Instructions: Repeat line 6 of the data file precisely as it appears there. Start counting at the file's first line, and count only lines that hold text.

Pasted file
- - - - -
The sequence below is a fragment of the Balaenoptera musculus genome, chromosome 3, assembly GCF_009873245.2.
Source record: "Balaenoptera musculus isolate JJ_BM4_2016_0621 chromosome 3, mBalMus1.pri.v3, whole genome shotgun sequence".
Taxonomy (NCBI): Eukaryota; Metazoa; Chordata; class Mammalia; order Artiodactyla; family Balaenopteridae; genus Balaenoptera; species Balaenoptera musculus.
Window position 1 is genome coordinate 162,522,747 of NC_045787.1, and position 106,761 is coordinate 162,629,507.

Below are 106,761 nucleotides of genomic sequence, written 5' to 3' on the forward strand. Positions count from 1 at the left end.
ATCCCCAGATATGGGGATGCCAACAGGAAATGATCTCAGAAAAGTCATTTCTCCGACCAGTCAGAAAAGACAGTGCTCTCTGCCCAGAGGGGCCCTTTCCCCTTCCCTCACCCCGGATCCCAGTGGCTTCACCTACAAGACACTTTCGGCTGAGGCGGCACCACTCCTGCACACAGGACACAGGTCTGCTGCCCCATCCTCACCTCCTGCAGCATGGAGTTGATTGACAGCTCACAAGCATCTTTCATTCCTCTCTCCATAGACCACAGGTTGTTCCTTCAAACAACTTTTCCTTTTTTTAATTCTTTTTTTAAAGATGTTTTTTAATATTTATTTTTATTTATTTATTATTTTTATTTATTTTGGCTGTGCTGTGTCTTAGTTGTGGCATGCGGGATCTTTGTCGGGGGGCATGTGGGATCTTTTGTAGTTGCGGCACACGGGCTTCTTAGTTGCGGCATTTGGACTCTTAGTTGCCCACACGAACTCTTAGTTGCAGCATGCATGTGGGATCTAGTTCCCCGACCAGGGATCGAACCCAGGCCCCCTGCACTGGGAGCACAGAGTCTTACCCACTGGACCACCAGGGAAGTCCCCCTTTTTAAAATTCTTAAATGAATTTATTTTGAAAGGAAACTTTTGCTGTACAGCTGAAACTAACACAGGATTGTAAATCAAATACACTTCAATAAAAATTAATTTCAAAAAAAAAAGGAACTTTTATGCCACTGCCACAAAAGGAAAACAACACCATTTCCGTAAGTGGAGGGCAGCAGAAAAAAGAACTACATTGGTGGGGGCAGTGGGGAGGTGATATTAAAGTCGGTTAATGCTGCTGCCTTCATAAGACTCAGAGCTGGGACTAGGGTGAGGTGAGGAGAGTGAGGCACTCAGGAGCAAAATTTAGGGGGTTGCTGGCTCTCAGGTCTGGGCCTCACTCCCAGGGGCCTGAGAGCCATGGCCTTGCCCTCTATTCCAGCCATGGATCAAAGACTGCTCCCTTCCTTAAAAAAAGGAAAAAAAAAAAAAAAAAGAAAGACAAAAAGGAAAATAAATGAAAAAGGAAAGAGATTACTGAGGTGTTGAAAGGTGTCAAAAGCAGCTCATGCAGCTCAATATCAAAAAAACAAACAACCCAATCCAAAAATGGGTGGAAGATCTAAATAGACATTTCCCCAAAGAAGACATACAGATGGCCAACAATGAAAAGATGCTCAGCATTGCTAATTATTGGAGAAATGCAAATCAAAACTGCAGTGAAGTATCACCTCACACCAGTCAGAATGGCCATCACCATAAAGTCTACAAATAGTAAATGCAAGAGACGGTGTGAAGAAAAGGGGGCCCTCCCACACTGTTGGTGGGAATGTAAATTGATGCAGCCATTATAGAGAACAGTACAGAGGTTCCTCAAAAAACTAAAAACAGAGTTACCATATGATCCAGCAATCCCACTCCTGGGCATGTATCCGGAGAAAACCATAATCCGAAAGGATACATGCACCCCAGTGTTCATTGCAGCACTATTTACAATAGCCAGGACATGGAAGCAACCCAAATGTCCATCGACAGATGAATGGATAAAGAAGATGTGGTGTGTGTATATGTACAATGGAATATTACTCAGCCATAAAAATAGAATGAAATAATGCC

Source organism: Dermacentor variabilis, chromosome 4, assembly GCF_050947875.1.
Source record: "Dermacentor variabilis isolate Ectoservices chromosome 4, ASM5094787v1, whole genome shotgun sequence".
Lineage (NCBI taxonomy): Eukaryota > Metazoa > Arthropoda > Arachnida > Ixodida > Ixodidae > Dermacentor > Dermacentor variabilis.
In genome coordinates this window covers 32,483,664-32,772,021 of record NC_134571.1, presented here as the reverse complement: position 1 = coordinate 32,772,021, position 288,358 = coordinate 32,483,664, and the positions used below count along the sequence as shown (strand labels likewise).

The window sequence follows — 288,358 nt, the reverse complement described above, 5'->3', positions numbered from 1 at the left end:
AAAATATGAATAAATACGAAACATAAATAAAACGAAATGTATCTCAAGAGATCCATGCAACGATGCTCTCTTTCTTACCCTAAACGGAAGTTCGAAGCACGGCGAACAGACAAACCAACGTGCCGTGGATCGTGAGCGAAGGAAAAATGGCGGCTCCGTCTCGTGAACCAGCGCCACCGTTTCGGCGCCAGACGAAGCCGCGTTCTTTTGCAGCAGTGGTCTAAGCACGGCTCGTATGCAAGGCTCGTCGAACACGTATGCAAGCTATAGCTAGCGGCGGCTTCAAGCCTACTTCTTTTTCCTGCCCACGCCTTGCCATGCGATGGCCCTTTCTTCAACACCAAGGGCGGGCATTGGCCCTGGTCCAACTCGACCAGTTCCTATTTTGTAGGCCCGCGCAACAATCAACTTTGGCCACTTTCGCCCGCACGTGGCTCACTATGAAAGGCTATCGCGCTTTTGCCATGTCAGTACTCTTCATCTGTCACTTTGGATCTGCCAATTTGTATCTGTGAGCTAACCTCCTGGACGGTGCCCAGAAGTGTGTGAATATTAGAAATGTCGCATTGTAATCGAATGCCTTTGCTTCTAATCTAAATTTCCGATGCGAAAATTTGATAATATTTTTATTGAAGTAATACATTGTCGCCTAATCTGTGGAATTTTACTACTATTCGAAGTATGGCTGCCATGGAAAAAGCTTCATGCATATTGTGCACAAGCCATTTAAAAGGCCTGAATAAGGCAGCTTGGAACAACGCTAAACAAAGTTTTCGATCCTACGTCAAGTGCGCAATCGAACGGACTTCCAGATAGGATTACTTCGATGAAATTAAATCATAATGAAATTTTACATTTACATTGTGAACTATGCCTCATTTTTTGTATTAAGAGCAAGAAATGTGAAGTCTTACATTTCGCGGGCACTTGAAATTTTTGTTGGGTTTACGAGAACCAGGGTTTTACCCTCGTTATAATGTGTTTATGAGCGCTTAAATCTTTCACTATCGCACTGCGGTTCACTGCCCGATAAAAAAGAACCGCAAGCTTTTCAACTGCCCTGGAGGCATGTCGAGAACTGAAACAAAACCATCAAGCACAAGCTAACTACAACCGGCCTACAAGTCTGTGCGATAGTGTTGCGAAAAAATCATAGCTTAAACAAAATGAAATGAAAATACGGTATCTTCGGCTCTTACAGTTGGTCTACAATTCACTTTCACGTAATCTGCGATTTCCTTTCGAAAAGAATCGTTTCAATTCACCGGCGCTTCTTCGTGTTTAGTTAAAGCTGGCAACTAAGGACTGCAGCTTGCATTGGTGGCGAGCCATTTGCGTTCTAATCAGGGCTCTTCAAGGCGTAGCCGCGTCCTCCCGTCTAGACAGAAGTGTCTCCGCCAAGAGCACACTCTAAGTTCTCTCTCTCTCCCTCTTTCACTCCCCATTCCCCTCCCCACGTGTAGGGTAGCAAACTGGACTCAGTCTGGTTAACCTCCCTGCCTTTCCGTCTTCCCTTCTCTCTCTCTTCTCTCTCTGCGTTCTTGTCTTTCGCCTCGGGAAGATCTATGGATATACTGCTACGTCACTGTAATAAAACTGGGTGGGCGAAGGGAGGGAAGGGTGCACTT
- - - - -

ATCCCCAGATATGGGGATGCCAACAGGAAATGATCTCAGAAAAGTCATTTCTCCGACCAGTCAGAAAAGACAGTGCTCTCTGCCCAGAGGGGCCCTTTCCCCTTCCCTCACCCCGGATCCCAGTGGCTTCACCTACAAGACACTTTCGGCTGAGGCGGCACCACTCCTGCACACAGGACACAGGTCTGCTGCCCCATCCTCACCTCCTGCAGCATGGAGTTGATTGACAGCTCACAAGCATCTTTCATTCCTCTCTCCATAGACCACAGGTTGTTCCTTCAAACAACTTTTCCTTTTTTTAATTCTTTTTTTAAAGATGTTTTTTAATATTTATTTTTATTTATTTATTATTTTTATTTATTTTGGCTGTGCTGTGTCTTAGTTGTGGCATGCGGGATCTTTGTCGGGGGGCATGTGGGATCTTTTGTAGTTGCGGCACACGGGCTTCTTAGTTGCGGCATTTGGACTCTTAGTTGCCCACACGAACTCTTAGTTGCAGCATGCATGTGGGATCTAGTTCCCCGACCAGGGATCGAACCCAGGCCCCCTGCACTGGGAGCACAGAGTCTTACCCACTGGACCACCAGGGAAGTCCCCCTTTTTAAAATTCTTAAATGAATTTATTTTGAAAGGAAACTTTTGCTGTACAGCTGAAACTAACACAGGATTGTAAATCAAATACACTTCAATAAAAATTAATTTCAAAAAAAAAAGGAACTTTTATGCCACTGCCACAAAAGGAAAACAACACCATTTCCGTAAGTGGAGGGCAGCAGAAAAAAGAACTACATTGGTGGGGGCAGTGGGGAGGTGATATTAAAGTCGGTTAATGCTGCTGCCTTCATAAGACTCAGAGCTGGGACTAGGGTGAGGTGAGGAGAGTGAGGCACTCAGGAGCAAAATTTAGGGGGTTGCTGGCTCTCAGGTCTGGGCCTCACTCCCAGGGGCCTGAGAGCCATGGCCTTGCCCTCTATTCCAGCCATGGATCAAAGACTGCTCCCTTCCTTAAAAAAAGGAAAAAAAAAAAAAAAAAGAAAGACAAAAAGGAAAATAAATGAAAAAGGAAAGAGATTACTGAGGTGTTGAAAGGTGTCAAAAGCAGCTCATGCAGCTCAATATCAAAAAAACAAACAACCCAATCCAAAAATGGGTGGAAGATCTAAATAGACATTTCCCCAAAGAAGACATACAGATGGCCAACAATGAAAAGATGCTCAGCATTGCTAATTATTGGAGAAATGCAAATCAAAACTGCAGTGAAGTATCACCTCACACCAGTCAGAATGGCCATCACCATAAAGTCTACAAATAGTAAATGCAAGAGACGGTGTGAAGAAAAGGGGGCCCTCCCACACTGTTGGTGGGAATGTAAATTGATGCAGCCATTATAGAGAACAGTACAGAGGTTCCTCAAAAAACTAAAAACAGAGTTACCATATGATCCAGCAATCCCACTCCTGGGCATGTATCCGGAGAAAACCATAATCCGAAAGGATACATGCACCCCAGTGTTCATTGCAGCACTATTTACAATAGCCAGGACATGGAAGCAACCCAAATGTCCATCGACAGATGAATGGATAAAGAAGATGTGGTGTGTGTATATGTACAATGGAATATTACTCAGCCATAAAAATAGAATGAAATAATGCC